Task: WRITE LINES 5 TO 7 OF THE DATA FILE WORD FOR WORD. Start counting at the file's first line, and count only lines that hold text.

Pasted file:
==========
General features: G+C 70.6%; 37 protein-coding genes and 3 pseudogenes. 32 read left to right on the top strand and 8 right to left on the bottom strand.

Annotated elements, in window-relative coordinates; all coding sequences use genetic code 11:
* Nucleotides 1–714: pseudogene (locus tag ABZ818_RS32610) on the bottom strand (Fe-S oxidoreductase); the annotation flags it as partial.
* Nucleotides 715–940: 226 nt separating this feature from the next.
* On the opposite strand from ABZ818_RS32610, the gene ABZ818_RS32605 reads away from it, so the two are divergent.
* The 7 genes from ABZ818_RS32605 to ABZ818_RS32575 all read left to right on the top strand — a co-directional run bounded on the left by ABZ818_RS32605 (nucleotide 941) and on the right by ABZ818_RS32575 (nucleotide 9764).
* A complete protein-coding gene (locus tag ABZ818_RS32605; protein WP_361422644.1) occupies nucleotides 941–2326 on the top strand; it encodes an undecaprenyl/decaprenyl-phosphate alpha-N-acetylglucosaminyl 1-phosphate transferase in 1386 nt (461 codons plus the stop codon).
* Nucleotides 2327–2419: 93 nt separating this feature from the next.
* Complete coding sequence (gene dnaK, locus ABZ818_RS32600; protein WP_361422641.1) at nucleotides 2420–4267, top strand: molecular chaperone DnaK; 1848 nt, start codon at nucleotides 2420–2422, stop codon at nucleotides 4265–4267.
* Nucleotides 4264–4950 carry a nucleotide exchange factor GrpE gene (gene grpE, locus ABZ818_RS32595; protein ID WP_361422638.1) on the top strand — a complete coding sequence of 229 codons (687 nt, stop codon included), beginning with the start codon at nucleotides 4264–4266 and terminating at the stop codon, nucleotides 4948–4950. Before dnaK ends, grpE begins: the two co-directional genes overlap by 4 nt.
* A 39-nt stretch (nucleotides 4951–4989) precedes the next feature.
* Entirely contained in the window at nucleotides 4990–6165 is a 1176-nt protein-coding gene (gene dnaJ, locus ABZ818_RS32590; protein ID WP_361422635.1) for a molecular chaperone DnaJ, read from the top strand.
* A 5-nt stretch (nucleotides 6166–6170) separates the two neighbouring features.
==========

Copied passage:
* On the opposite strand from ABZ818_RS32610, the gene ABZ818_RS32605 reads away from it, so the two are divergent.
* The 7 genes from ABZ818_RS32605 to ABZ818_RS32575 all read left to right on the top strand — a co-directional run bounded on the left by ABZ818_RS32605 (nucleotide 941) and on the right by ABZ818_RS32575 (nucleotide 9764).
* A complete protein-coding gene (locus tag ABZ818_RS32605; protein WP_361422644.1) occupies nucleotides 941–2326 on the top strand; it encodes an undecaprenyl/decaprenyl-phosphate alpha-N-acetylglucosaminyl 1-phosphate transferase in 1386 nt (461 codons plus the stop codon).